Despite being given a dossier containing evidence that Russian President Vladimir Putin had directly ordered the cyber campaign, Obama decided not to punish the Kremlin because he did not want the appearance of tilting the election and believed former Secretary of State Hillary Clinton would ultimately win.
The Post reports before Obama's presidency ended, he approved a previously covert measure to authorise planting cyberweapons in Russia's infrastructure to set off should the U.S. find itself "in an escalating exchange with Moscow" as a result of their interference in the 2016 election.
In August, CIA Director John Brennan first alerted the White House of Russian President Vladimir Putin's "direct involvement in a cyber campaign to disrupt and discredit the USA presidential race", according to the report.
The Post report details how the CIA's assessment that Putin was directly involved in a cyber campaign to disrupt and discredit the USA presidential election in an effort to help Trump prompted the Obama administration to debate dozens of options for deterring or punishing Russian Federation.
"I feel like we sort of choked", he declared.
The implants, developed by the National Security Agency (NSA), are created to hit Russian networks deemed "important to the adversary and that would cause them pain and discomfort if they were disrupted", a former USA official told the Post.
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They included "cyberattacks on Russian infrastructure, the release of CIA-gathered material that might embarrass Putin and sanctions that officials said could "crater" the Russian economy", the Post reported.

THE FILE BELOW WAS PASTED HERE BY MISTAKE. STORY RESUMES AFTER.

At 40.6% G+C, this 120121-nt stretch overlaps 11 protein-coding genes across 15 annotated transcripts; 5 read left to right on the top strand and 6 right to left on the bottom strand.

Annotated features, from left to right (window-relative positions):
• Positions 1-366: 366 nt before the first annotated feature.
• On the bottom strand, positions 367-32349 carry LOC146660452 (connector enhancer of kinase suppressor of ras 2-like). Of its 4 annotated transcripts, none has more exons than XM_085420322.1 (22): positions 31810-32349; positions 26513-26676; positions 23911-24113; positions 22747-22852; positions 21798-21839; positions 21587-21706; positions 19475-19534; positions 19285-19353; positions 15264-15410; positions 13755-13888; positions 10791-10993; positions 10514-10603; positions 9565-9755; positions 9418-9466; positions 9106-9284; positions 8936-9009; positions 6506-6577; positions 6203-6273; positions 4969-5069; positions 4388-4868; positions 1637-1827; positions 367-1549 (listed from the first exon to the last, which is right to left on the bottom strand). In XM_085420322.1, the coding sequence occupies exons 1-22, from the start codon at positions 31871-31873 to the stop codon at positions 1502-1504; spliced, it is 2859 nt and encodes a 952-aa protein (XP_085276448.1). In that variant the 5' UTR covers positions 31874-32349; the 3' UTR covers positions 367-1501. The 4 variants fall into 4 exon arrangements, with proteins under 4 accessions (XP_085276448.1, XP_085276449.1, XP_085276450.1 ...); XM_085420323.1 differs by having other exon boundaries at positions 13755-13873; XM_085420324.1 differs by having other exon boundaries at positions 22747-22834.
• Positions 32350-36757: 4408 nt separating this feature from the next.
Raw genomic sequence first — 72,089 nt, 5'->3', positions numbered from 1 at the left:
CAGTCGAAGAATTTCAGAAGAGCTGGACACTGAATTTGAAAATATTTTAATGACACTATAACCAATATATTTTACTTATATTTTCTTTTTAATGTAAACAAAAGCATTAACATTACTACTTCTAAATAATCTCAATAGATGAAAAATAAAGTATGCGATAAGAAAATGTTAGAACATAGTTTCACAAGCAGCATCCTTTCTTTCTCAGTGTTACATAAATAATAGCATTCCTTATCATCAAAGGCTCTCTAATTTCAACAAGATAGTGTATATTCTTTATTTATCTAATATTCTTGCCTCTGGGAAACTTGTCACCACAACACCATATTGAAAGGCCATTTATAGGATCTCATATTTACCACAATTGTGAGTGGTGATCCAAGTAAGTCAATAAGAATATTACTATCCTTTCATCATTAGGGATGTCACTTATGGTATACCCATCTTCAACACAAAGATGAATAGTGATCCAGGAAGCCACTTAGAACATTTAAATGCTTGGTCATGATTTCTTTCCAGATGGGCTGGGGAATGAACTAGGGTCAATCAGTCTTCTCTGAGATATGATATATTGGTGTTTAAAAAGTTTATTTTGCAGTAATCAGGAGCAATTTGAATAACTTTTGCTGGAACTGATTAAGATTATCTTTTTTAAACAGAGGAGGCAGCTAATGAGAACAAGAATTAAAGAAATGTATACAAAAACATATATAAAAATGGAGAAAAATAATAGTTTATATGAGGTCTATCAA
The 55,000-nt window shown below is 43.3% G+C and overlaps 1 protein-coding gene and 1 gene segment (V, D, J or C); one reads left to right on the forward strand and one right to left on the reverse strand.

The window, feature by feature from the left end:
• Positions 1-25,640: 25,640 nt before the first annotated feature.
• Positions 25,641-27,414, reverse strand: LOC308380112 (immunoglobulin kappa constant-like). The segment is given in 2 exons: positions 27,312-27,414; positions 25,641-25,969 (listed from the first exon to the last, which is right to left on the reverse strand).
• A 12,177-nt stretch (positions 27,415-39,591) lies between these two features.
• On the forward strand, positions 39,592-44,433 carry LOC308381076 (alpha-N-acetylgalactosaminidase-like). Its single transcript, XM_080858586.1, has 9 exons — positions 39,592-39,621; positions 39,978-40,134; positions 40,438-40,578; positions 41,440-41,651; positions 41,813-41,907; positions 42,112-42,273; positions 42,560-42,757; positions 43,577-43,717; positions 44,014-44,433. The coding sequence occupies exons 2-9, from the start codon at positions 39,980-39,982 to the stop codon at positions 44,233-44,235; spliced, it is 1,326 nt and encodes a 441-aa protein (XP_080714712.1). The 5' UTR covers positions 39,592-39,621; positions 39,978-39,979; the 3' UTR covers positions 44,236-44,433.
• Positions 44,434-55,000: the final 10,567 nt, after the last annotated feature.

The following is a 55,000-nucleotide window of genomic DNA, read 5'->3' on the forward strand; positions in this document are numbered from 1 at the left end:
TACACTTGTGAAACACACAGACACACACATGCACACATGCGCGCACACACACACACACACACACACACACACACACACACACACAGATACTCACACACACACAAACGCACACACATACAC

But President Barack Obama ultimately approved only modest measures: the expulsion of a few dozen diplomats, the closure of two Russian compounds, and narrowly targeted economic sanctions that some who designed them described as largely symbolic, the Post said.
The Kremlin has voiced regret about the new USA sanctions against Russian Federation and warned of possible retaliation.
"[Friday]'s Washington Post story provides shocking new detail of what many of us have asserted all along: that the Obama administration abjectly failed to deter Russian aggression, including Vladimir Putin's ultimate attack on our interests and values - the active, purposeful effort to undermine the integrity of American democracy and shift the outcome of last year's election", McCain said in a statement. "Importantly, we did that". And on July 22, almost 20,000 emails stolen from the Democratic National Committee were dumped online by WikiLeaks.
In the months that followed the August CIA report, 17 intelligence agencies confirmed with high confidence the Russian interference. "Why didn't they stop them?" Mitch McConnell of Kentucky dismissed the intelligence and said he would not support the Obama administration's assertion that Putin was trying to subvert the election. "But it didn't happen", a senior Department of State official lamented to The New York Times in December.
The cyber operation is still in its early stages and involves deploying "implants" in Russian networks deemed "important to the adversary and that would cause them pain and discomfort if they were disrupted", a former USA official said.